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Posts posted by OKpowdah

  1. That's not just an extreme cold outbreak, that has longevity followed by activity in the stratosphere that would lock that in place into February, with storm potential all the while. Probably would be talking about a very extensive snow pack east of the Rockies ...with the related positive feedback into supporting arctic surface temperatures.

  2. I agree with this concern in full. I think the issue for me moving forward is how and when does this gyre of sorts retrograde farther west than Central Canada? This is always the issue in these retrograding pattern progressions. In 2010 we saw it retrograde to a perfect spot and we had the big time blocking build into the Davis Straight at the same time. And so that progression was absolutely classic and nearly perfect -- textbook. I don't think we can compare this to that yet until we see some sustained high latitude blocking development. But what we are seeing on medium range guidance is a big first step toward it. Anyway...the other thing getting my attention is the potential split flow development once the ridge retrogrades back off the west coast. With the PV just north of us in Canada and increasing moisture available..a load of possibilities there too.


    Absolutely. And your emphasis of the importance of the PV enlongation is spot on. That's when we can actually get some real perturbations on the flow

  3. Great discussion!


    Only issue I have with getting excited for big snow storms in this pattern is the lack of true blocking over the N Atl to Greenland. Heights rise over N Greenland but we're maintaining this N Atl ridge pattern. So we drop this anomalous trough into the eastern US, up against the ridge, and upper level winds are screaming from the S/SW. Certainly a baroclinic environment, and the monster ridge in the west favors amplifying disturbances, so east coast cyclogenesis potential looks great. But without more of a block to the NE, looks like a pattern that'll have 980mb lows zipping by with 6 hours of snow. Granted that can easily be a 10" storm, but in the great quest for a MECS, I would want more blocking.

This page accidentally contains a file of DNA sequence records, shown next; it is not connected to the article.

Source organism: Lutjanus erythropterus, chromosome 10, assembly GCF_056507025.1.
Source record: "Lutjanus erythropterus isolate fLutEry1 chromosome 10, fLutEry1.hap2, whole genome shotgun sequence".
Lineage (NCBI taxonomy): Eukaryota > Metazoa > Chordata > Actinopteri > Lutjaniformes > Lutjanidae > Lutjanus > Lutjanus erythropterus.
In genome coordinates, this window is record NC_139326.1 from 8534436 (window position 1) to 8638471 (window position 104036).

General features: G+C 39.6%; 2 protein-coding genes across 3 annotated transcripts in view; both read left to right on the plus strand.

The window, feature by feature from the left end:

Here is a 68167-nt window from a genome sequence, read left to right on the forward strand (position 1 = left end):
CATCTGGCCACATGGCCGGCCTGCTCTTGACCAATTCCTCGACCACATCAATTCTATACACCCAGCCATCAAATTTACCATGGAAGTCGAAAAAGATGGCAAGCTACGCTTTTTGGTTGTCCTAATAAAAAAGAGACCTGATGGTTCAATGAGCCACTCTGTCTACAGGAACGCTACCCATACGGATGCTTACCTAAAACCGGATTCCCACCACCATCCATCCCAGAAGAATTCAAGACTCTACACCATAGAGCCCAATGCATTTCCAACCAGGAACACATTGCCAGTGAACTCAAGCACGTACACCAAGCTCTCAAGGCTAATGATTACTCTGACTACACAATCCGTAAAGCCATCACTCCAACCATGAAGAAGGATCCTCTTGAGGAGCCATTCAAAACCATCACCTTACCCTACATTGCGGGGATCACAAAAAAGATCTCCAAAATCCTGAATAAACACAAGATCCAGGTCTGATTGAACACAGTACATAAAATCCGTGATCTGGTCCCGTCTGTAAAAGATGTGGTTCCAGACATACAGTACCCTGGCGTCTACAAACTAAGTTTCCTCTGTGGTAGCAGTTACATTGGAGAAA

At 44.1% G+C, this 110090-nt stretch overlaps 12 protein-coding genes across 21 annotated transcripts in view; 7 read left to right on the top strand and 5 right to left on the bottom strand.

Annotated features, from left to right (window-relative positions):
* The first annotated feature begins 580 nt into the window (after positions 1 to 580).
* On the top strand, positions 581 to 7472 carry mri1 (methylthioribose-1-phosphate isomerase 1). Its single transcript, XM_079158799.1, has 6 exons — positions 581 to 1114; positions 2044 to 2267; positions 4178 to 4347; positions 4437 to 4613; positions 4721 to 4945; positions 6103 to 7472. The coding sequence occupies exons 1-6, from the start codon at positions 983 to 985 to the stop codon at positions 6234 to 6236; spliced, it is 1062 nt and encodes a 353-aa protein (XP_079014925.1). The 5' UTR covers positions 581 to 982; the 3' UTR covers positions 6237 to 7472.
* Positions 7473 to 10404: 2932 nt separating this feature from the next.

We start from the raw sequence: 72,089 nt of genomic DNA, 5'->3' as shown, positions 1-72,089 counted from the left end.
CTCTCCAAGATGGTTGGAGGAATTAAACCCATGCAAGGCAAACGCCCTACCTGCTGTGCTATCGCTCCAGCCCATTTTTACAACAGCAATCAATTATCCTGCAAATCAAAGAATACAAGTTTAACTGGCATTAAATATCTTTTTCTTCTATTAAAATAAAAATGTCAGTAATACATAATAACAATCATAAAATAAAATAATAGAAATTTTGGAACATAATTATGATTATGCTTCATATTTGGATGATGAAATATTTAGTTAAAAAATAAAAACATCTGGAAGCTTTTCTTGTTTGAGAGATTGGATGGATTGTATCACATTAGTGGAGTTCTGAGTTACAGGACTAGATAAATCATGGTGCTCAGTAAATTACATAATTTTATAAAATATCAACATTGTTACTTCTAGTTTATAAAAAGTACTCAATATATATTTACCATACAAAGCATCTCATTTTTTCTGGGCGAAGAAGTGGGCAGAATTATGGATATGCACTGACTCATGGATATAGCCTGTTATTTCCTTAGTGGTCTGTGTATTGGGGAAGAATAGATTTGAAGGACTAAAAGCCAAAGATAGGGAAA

4. Gotcha.


    Question, what defines the EPO loading pattern as the "proper" or "right" spot.  How do we come up with it? 


    The loading patterns of various teleconnections (like EPO, NAO, PNA, etc) are based on the leading modes of variability over a specific domain (could be the Northern Hemisphere, Pacific+North America domain, Atlantic domain, etc). This is done through computing the EOFs of 500mb height (or SLP) climatology.


    So then to calculate the daily index value, you project the daily 500mb height pattern onto the loading pattern. So basically when the current pattern matches the loading pattern, the projection will be positive, and when the current pattern is opposite the loading pattern, the projection will be negative.

  5. The wave 1 response has been a little stronger than I was seeing forecast. Hence the warming in the far upper reaches of the stratosphere right now. But it won't be enough to get things going. But we maintain this wave 2 amplitude for a while, keeping the vortex stretched across the pole, with notable mid latitude heat flux. I think better potential for a SSW in mid February. Also supported by the QBO easterly shear zone dropping to around 30mb in February. This phase in February and March is statistically most favorable for a negative AO.